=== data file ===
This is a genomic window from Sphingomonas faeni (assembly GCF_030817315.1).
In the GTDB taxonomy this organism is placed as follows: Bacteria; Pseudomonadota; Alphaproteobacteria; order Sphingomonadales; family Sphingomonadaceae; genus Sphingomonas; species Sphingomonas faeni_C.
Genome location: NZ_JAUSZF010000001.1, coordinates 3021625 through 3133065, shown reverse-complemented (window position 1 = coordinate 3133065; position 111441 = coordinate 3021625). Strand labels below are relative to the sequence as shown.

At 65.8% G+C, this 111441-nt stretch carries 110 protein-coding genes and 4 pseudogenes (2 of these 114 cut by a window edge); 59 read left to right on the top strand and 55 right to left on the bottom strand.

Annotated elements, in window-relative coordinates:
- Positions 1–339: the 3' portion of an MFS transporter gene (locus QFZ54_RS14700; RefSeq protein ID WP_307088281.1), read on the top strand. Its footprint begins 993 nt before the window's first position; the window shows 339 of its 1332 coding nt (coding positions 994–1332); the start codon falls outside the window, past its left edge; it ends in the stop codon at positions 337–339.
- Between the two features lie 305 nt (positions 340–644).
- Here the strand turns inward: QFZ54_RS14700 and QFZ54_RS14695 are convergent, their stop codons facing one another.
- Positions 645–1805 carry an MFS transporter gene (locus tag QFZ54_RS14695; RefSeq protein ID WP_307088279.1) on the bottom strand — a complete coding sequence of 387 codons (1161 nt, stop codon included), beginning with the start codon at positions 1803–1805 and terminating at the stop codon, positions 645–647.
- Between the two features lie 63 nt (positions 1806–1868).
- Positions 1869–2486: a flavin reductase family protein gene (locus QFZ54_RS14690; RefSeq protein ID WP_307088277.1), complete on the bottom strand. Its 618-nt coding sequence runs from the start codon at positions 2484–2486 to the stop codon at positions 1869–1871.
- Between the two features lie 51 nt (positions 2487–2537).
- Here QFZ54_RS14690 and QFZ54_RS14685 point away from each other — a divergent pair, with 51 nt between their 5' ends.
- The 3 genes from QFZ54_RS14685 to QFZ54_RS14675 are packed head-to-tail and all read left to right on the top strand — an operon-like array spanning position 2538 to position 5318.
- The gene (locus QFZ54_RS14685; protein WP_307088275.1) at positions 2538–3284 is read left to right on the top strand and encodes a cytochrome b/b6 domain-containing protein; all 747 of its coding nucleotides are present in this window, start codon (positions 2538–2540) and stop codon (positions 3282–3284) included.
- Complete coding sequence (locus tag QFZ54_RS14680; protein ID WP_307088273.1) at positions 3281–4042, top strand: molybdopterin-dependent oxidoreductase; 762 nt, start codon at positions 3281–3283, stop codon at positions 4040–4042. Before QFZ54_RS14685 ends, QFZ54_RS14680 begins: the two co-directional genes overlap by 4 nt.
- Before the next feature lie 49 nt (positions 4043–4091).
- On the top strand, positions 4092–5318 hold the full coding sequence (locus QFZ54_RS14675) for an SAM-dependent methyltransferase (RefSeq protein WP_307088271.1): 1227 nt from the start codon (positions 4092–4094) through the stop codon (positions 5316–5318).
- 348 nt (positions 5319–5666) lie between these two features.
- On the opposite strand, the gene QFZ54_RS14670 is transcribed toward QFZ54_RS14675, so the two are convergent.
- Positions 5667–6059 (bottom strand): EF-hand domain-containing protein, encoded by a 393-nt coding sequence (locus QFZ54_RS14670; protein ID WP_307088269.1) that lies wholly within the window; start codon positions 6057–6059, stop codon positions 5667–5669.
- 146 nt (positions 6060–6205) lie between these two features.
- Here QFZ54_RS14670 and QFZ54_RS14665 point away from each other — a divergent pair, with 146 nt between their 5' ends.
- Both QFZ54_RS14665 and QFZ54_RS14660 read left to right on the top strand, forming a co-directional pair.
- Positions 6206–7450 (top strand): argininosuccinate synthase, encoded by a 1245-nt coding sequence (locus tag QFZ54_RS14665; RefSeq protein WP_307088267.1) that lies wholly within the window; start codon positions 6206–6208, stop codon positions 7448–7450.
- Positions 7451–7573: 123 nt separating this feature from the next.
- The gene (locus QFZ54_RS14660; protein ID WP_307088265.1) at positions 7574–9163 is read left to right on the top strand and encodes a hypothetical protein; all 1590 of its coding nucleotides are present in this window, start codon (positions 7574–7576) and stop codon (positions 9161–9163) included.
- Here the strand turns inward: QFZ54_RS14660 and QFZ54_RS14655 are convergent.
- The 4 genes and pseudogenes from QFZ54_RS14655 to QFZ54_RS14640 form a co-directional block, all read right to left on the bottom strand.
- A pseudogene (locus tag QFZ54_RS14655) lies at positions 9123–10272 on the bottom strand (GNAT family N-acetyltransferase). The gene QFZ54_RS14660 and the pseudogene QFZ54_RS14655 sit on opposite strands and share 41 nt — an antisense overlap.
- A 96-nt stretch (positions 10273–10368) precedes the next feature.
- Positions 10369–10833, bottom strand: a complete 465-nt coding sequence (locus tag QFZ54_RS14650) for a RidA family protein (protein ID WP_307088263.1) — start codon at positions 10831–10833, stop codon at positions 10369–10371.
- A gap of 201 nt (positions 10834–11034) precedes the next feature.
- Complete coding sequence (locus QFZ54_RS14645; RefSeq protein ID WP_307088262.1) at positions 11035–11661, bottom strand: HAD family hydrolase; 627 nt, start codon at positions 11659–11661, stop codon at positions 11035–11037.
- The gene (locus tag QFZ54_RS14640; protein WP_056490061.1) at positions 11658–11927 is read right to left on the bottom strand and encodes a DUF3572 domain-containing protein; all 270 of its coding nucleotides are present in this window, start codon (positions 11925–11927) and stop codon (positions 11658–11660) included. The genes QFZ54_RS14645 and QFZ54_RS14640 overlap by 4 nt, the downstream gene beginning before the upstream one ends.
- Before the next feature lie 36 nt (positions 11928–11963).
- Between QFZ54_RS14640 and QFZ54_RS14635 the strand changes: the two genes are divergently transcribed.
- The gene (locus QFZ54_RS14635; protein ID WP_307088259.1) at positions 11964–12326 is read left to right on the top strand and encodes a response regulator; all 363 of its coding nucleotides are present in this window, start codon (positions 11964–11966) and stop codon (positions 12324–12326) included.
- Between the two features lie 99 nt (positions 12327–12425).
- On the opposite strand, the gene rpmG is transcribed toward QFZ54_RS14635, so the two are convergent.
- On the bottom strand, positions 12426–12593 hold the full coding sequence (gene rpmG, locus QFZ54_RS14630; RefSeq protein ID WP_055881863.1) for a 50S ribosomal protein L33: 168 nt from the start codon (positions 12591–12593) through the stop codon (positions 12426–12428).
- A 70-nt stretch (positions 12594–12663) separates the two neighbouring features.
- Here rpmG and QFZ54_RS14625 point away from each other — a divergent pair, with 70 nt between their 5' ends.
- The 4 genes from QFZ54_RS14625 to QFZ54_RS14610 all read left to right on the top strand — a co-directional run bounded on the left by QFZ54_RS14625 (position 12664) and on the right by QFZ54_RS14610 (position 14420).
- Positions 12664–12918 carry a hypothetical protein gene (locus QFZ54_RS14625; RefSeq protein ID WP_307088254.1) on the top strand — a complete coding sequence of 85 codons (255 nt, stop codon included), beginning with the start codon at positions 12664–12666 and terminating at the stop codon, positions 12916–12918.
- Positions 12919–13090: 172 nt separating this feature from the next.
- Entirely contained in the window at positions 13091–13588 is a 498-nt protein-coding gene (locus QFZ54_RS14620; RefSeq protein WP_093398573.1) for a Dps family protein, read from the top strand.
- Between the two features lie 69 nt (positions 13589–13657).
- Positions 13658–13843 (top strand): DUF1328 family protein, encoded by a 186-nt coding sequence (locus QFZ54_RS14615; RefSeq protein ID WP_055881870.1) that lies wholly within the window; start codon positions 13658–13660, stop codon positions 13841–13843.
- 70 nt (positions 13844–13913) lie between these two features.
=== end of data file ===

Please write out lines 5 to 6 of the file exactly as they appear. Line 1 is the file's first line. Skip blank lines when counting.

Annotated elements, in window-relative coordinates:
- Positions 1–339: the 3' portion of an MFS transporter gene (locus QFZ54_RS14700; RefSeq protein ID WP_307088281.1), read on the top strand. Its footprint begins 993 nt before the window's first position; the window shows 339 of its 1332 coding nt (coding positions 994–1332); the start codon falls outside the window, past its left edge; it ends in the stop codon at positions 337–339.